Welcome to our “Psychedelic Lunch” series, “Rhythm & Blues” Edition, where we find out how deep the rabbit hole really goes and explore psychedelic tunes from the 60’s to today. Weekdays At Noon EST. Enjoy the trip!
Led Zeppelin, Since Ive Been Loving You, Album: Led Zeppelin III 1970
The Greatest Led Zeppelin Blues Song might be their most melancholy of all. Released in 1970 on their third record, “Since I’ve Been Loving You,” as so many blues songs do, tells the tale of a hard-working man and a up-to-no-good cheating woman who has caused him to “lose his worried mind.” Minus an intro lick borrowed from the Yardbirds’ song “New York City Blues,” it’s a wholly original composition that features some of the best guitar work Page ever laid down – as well as some of the most bombastic vocals Robert Plant was ever able to belt out. For the musicianship, the minor-key swing and the downright depressing content it is undoubtedly the best blues number in Zeppelin’s vast back catalog.A seven-and-a-half minute blues number with some electric piano played by Led Zeppelin bass player John Paul Jones, this was a live favorite for the band. They started working on the song during the sessions for Led Zeppelin II, but was bumped for “Whole Lotta Love.” By the time they recorded it for Led Zeppelin III, they had worked out the song in live performances, but according to Jimmy Page, it was still the hardest track to record for the album. The guitarist says they were getting very self-critical around this time.
Before this song was committed to tape, Led Zeppelin performed it at their famous January 9, 1970 concert at Royal Albert Hall in London. The show was filmed and recorded, but the keyboards didn’t make it into the mix on this track, so the song was not included on the 2003 DVD Led Zeppelin, which featured footage from the show.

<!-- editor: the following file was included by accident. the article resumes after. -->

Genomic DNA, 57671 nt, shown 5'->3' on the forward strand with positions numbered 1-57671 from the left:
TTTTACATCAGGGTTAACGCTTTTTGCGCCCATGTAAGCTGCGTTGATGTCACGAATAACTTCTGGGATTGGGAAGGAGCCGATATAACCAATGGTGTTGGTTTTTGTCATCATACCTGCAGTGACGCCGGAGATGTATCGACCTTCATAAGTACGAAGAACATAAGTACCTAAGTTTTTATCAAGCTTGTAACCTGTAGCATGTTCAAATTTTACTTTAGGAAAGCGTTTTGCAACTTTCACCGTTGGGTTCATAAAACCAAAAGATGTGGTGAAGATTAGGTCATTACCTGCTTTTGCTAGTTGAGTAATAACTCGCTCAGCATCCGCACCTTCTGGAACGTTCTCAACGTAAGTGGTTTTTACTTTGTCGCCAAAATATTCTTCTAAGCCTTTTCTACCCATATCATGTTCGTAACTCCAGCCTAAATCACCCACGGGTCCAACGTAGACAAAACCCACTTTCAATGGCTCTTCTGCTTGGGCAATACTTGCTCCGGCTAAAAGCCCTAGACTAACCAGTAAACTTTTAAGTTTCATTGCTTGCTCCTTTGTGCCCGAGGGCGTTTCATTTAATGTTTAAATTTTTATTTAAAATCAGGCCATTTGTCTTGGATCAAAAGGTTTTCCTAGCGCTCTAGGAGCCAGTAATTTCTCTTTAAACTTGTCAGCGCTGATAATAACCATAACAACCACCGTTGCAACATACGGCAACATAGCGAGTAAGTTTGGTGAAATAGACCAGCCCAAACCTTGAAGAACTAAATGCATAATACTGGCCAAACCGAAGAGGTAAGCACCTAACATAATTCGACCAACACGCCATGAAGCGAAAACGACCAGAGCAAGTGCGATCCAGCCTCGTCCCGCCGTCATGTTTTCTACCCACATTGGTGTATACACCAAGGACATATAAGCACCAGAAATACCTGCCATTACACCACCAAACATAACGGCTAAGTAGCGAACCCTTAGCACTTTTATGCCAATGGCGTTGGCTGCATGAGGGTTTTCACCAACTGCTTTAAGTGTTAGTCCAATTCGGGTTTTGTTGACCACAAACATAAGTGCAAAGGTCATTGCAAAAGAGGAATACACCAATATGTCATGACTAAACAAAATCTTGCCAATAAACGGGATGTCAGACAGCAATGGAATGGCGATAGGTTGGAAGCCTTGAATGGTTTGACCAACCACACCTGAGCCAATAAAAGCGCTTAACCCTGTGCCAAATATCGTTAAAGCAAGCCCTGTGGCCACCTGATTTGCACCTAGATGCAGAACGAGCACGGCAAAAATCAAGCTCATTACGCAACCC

This is a very difficult song to sing, and it showed off Robert Plant’s vocal range quite well. He said in a 2003 interview with Mojo: “The musical progression at the end of each verse – the chord choice – is not a natural place to go. And it’s that lift up there that’s so regal and so emotional. I don’t know whether that was born from the loins of JP or JPJ, but I know that when we reached that point in the song you could get a lump in the throat from being in the middle of it.”
This was recorded live in the studio with very little overdubbing. If you listen carefully, you can hear the squeak of John Bonham’s drum pedal.
Jimmy Page did his guitar solo in one take. Engineer Terry Manning called it “The best rock guitar solo of all time.”Plant used a sample from this on his solo track “White, Clean, and Neat.”
Just before their Physical Grafitti tour, Jimmy Page broke the tip of his left ring finger in a door-slamming incident. They went on with the tour but they had to drop this and “Dazed And Confused” from the set lists as he couldn’t play them until his finger healed.
The riff in the beginning is taken from “New York City Blues” by The Yardbirds – Jimmy Page was not a member of that band yet when the group wrote that song.
The track was recorded live (except for the vocals part and a few overdubs) at Island Studios in London. This features John Paul Jones on both bass pedal and organ. Interestingly, Jimmy Page’s famous solo was recorded in a studio in Memphis, whereas the whole album was recorded in Headley Grange and in Island Studios.
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